In few other places in the creative traditions of sub-Saharan Africa is the factor of Islam more prominent and influential than in Senegal. Manifested on the level of form and subject-matter and spanning a wide cross-section of talent in both the traditional and modern media of creative expression, this prominence and influence can be attributed to a number of factors ranging from the artistic maturity, religious sensibility, intellectual astuteness and ideological orientation of individual artists to the more general impact that Islam, as a dominant religious force, is perceived to have had on secular life in Senegal. These factors, to a large extent, determine the various ways in which individual Senegalese artists define themselves and their art vis-a-vis Islam, in particular, and society, in general, definitions which creatively translate into formal choice, thematic focus and, to use a cliche, “message”.
Two opposite sets of equally militant attitudes constitute the polar extremes that bracket the range of Senegalese artists’ creative response to Islam, thus paralleling or ‘reflecting’ similar patterns that obtain in the society at large. This is hardly surprising, given the conception that Senegalese, and indeed, most African artists, have of the nature and function of art in society. On one pole is that ensemble of attitudes shaped by a zealous embrace and vigorous advocacy of the primordiality of Islam as the most, indeed, the only, legitimate and effective vehicle for the totalization of the individual and the society. Art in the hands of individuals on this end of the creative spectrum becomes an instrument of propagation of religious ideals, in this case Islamic religious ideals.
But beyond this religious vision or in conjunction with it, cultural and artistic canons of the language of Islam, i.e. Arabic, are appropriated wholesale or adapted in the name of authenticity and put to the service of secular ideals with roots deep in the religious ethic. Total assimilation, to use Fanon’s terms, constitutes the most pronounced trait of this category of creative enterprise undertaken by Senegalese Muslim clerics and griots writing and performing in Arabic, Wolof and Peul. Poetry, both oral and written, is the privileged genre here, and among the more celebrated practitioners figure El-Hadji Abdoul Aziz Sy, El-Hadji IbMima Niasse, Moussa Ka, El-Hadji Ahmadou Bamba Mbacke, Khali Madiakhate Kala (see Diop, n.d.: pp. 66-70 and Samb,
1968, 1971, 1972).
Moving left, a nudge away from this first category, is another group of artist believers, different from the first group only in language and form of expression. Instead of Arabic and the indigenous languages, French becomes the principal medium utilized, and the novel replaces poetry as the vehicle for setting up Islam as the most secure shield against Western individualist/materialist decadence, as exemplified in Cheikh Hamidou Kane’s L’Aventure Ambigue (Ambiguous Adventure), and as the most solid foundation on which to predicate the human and moral development of Senegal, as conveyed in Aminata Sow Fall’s La Greve des Battu (The Beggars’ Strike).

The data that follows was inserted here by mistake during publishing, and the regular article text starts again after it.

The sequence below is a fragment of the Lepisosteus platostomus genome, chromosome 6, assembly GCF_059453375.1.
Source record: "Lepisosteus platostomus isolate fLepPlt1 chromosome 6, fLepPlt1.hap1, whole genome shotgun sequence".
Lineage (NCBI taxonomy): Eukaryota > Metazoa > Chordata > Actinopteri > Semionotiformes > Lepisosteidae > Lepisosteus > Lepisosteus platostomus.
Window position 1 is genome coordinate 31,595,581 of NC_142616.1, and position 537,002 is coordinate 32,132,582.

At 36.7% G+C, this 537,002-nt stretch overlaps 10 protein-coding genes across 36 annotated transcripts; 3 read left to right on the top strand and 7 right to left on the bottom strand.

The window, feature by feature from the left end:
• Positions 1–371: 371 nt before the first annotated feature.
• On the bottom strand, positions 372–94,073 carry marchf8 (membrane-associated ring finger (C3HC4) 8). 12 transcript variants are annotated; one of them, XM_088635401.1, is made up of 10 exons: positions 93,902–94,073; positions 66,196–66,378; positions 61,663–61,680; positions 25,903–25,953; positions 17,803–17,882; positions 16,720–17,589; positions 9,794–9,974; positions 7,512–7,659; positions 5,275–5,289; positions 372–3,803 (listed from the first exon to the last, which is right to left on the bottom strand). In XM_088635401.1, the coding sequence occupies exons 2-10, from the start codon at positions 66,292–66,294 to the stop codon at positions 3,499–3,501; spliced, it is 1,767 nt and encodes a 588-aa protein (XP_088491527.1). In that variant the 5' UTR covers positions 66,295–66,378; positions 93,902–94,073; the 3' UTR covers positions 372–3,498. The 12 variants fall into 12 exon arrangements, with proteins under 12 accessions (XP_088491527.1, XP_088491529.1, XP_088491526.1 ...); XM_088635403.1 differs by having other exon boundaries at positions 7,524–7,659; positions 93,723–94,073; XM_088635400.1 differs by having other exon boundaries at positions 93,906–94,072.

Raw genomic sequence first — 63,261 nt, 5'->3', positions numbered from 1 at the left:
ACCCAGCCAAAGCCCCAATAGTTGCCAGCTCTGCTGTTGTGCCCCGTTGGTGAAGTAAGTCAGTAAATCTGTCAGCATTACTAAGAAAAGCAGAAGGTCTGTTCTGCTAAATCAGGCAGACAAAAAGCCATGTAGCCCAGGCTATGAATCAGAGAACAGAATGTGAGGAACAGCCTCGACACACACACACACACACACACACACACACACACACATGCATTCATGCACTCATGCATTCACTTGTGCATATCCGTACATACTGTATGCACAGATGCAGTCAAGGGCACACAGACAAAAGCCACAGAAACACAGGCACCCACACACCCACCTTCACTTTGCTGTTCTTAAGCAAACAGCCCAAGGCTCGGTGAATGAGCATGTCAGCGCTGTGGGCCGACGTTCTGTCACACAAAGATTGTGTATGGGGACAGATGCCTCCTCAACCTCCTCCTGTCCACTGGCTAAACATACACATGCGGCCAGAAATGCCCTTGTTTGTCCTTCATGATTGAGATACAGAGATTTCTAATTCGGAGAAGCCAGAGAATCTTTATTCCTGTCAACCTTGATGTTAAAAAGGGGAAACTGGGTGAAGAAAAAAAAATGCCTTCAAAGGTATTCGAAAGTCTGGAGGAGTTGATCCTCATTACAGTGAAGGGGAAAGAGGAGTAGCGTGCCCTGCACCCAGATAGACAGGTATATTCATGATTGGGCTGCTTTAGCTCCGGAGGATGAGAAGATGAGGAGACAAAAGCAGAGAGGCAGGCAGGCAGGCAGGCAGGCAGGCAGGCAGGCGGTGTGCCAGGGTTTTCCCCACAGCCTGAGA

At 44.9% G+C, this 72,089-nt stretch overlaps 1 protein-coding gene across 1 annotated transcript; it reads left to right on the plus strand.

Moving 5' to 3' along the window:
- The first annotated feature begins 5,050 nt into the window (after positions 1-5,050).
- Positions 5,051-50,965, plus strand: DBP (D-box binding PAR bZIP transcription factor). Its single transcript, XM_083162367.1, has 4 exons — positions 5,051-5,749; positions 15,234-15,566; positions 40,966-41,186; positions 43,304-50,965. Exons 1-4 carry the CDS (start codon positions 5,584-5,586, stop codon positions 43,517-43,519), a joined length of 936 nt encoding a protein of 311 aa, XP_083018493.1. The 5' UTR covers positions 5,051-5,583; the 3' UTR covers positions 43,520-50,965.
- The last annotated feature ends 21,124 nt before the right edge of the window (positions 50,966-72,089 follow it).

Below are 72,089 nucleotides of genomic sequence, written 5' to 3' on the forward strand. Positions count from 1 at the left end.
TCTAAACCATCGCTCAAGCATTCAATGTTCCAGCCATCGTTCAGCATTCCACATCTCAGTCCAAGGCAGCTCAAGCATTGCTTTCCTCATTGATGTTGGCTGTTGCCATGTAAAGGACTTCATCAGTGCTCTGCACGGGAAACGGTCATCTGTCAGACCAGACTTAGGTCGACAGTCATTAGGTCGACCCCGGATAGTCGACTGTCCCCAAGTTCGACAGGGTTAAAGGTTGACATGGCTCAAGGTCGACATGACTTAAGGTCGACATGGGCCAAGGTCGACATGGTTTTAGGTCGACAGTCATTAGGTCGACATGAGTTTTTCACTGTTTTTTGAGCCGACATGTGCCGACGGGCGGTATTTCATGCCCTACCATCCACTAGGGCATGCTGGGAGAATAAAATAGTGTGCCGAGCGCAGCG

The central point on the spectrum of creative responses to Islam in Senegal is occupied by works belonging to that sphere of creativity generally referred to as oral traditions. These represent creations in the indigenous languages and forms as well as translations and recreations of these into French. The series of renditions in French of the narratives of Amadou Koumba by Birago Diop (1958,1961,1963) stands out in the latter category. Their median position on the spectrum is a function of a somewhat ambivalent response to Islam, characterized by a constant alternation between reverence and mockery. In the oral traditions, the pietistic zeal and aura of the first two groups are tempered by an attitude of mild irreverence which reveals and pokes fun (in ways that may appear sacrilegious to the devoutly religious) at the humanness of that most pious earthly symbol of Islam, the Serigne/Marabout. Yet, this attitude goes no further, that is, belief in the ideals of Islam still regulates behavior and life.
It is only among the next two groups of artists toward the left end of the spectrum that the mild irreverent attitude of the oral traditions begins to acquire radical traits which in their extreme, border on apostasy. Professing different degrees of belief or disbelief, and working in fiction in French and cinema in the indigenous Senegalese languages, these artists utilize forms (and in some cases, language) whose origin is essentially non-African to expose and contest what they regard as religious distortion, particularly, the crafty exploitation of Islam at all levels of society as a mask to hide self-centered secular interests of the kind that are inimical to the creation of conditions likely to foster the totalization of individual and society.